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Gentleman Holding Rugby Brand Tomatoes

The Tennessee State Library and Archives (TSLA) presents the exhibit "'The Happiest Days of My Life': Searching for Utopia in Tennessee," featuring the histories of several utopian communities in Tennessee, including Nashoba, Ruskin, Rugby, and The Farm. Most of these social experiments began and ended in the nineteenth century, but The Farm, founded in 1971, continues to thrive today.

We hope to challenge the visitor with a number of questions: How should one define utopian communities? Do they develop when groups of people with similar beliefs concerning religion, politics, national identity, ideology (or a combination of these things) band together and find a common ground? What leads people to pursue certain ideals in isolation from mainstream society?

This exhibit will explore these issues and examine how and when several utopian communities in Tennessee began, developed, and modified their goals and structures. We will explore what led some communities to flourish, at least temporarily, and, more poignantly, why most utopian experiments have ultimately failed.

Map of Utopian Societies before 1860, from the Atlas of American History

Map of Utopian Societies

A map of Utopian Societies before 1860 shows dozens of communities that were founded as far back as 1684.  For centuries, people have sought idealistic societies based upon the common good.

An Undiscovered Tennessee Utopia!

Recently a patron wrote to TSLA seeking information about a wealthy Dutch widow, Minette Storm-van der Chijs, who attempted in 1856-1857 to purchase 450 acres of property in Tennessee for an agricultural colony. Her intention was to provide a home for orphaned Dutch youth who faced a difficult future in the Netherlands, which was experiencing an economic slump. The loss of the potato crops during the 1840s had led many Europeans to immigrate to America, beginning around 1847.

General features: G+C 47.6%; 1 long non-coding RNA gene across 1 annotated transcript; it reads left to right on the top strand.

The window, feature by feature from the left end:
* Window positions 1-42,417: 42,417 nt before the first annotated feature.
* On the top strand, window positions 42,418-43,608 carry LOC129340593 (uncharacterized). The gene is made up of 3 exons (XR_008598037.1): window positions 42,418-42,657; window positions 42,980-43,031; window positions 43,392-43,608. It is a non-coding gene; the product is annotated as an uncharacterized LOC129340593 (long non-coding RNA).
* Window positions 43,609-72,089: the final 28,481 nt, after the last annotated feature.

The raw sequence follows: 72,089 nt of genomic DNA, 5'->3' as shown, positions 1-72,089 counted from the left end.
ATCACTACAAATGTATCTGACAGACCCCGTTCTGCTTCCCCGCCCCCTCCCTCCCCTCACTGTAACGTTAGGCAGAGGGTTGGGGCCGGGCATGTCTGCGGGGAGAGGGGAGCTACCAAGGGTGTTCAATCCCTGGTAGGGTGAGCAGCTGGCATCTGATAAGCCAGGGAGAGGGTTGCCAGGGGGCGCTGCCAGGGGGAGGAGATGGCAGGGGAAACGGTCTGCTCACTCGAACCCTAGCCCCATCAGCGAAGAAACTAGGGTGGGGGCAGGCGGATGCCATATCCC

In 1857 Storm - van der Chijs traveled to Tennessee to scout for land for her project. Writing from New York State, she penned a letter to Dutch newspapers on October 14, 1857, conveying her enthusiasm for starting a new colony. Her letter reads, in part:
For the past fourteen days I have stayed again at the Frisian family (Worp van) Peyma, who received me so kindly last year. I have just arrived from my third visit to Tennessee, accompanied by an experienced engineer who I took along to get his opinion regarding my plans to develop land and start a colony. I do not regret this difficult and costly trip, because I am indebted to this man for his ideas regarding the building of a sawmill as well as of factories. In general he shared my opinion regarding the advantageous lay of the land and bemoaned the fact that the Hollanders had settled mostly in the Northern states, while the Southern states offer so much more prosperity since the growing season is longer and the harvest more abundant….If my plans to found a colony in the slave-state of Tennessee succeed, I will have the wonderful prospect that through Dutch capital and Dutch colonists, Tennessee could become a pearl in the crown of a free America. The example of free laborers will have a positive effect on the Negro population and by the ever expansion of the colony, Christian charity will gain the upper hand over the misery of slavery.”

By 1859-60 a building was erected on the site, but the farm manager was killed at the beginning of the Civil War. As a result, this utopian project never came to fruition.

If you have any idea about where this land purchase took place in Tennessee, or have access to any other information about this colony that never began, please contact exhibits.tsla@tn.gov.